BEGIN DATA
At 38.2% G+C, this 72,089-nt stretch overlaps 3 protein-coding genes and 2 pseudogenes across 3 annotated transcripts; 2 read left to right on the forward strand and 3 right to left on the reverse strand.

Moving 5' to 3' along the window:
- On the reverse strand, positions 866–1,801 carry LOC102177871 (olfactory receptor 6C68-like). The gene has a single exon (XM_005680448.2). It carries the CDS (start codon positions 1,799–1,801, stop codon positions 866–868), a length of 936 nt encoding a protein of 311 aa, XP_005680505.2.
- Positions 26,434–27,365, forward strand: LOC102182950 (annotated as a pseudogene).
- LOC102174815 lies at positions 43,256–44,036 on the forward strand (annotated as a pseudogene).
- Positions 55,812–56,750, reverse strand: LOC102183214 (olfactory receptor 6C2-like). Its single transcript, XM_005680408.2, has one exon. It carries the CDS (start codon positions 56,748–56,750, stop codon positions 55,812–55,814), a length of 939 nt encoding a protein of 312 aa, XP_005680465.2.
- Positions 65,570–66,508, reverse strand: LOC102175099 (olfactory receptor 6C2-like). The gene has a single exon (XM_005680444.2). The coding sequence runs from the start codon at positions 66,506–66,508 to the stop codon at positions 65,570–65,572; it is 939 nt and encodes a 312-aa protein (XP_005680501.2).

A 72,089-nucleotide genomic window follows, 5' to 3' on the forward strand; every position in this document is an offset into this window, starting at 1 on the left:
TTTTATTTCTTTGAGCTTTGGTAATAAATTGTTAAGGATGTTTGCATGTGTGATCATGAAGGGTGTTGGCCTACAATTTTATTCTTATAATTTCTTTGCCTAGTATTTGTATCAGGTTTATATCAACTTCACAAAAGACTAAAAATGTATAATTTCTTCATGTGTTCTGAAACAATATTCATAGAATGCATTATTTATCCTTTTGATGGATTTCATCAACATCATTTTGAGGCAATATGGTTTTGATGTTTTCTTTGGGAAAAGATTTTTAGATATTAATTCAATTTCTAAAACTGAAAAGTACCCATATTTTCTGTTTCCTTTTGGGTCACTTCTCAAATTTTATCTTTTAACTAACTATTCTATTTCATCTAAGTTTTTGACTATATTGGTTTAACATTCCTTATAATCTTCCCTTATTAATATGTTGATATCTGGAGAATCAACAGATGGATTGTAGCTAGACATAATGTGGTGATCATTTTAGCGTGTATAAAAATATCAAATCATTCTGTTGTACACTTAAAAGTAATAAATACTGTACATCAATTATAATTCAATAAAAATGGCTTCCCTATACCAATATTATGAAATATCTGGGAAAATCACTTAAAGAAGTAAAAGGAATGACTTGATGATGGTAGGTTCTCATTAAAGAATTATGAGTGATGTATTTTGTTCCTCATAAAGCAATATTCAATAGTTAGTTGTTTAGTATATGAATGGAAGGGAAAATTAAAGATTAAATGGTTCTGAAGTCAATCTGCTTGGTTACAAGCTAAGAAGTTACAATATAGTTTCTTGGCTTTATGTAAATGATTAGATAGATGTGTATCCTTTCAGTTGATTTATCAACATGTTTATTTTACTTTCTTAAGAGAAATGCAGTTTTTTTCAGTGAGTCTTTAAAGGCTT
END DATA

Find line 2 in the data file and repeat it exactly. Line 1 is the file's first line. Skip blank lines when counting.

Moving 5' to 3' along the window: